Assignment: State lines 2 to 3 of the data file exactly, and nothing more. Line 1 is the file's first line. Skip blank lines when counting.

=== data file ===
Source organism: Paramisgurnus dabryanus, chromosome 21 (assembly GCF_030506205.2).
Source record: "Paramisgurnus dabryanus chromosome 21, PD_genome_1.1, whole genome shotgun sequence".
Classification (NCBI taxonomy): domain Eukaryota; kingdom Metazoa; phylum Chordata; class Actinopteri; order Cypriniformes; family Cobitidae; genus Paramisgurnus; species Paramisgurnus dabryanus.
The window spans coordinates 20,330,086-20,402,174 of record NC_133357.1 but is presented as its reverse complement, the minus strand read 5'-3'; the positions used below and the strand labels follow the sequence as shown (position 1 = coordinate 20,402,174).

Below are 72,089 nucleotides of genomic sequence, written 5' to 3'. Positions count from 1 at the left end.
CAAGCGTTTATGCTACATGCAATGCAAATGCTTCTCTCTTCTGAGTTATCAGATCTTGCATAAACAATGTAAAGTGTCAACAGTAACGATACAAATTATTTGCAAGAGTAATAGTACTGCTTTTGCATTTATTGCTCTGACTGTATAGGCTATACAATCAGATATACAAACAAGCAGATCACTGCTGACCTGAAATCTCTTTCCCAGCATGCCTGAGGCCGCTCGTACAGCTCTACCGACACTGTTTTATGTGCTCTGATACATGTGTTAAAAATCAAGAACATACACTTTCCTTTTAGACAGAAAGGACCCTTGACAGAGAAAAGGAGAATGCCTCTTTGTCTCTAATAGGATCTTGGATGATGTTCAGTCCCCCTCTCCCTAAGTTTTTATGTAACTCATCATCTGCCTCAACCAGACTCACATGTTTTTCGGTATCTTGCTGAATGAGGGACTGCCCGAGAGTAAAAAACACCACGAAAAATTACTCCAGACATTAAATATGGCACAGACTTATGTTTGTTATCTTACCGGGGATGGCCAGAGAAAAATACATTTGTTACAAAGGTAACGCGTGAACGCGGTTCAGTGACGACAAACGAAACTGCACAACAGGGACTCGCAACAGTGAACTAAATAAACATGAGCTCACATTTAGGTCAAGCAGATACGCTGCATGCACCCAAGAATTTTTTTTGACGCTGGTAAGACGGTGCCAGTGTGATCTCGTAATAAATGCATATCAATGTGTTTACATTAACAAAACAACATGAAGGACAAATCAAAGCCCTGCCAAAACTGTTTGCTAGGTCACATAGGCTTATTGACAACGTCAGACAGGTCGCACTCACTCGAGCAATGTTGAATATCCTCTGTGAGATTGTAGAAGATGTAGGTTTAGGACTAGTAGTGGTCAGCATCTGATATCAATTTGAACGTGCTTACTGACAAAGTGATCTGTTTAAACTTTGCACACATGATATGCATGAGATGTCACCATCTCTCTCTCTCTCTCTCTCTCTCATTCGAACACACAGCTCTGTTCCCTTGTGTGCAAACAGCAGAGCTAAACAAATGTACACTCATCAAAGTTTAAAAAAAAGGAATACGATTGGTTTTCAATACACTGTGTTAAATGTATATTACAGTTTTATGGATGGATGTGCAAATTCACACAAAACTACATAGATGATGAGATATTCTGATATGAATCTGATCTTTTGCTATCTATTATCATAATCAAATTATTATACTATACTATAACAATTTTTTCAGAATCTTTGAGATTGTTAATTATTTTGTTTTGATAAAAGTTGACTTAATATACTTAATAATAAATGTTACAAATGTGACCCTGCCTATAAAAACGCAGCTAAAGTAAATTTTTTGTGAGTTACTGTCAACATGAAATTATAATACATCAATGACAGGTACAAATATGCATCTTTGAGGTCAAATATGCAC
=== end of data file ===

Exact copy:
Source record: "Paramisgurnus dabryanus chromosome 21, PD_genome_1.1, whole genome shotgun sequence".
Classification (NCBI taxonomy): domain Eukaryota; kingdom Metazoa; phylum Chordata; class Actinopteri; order Cypriniformes; family Cobitidae; genus Paramisgurnus; species Paramisgurnus dabryanus.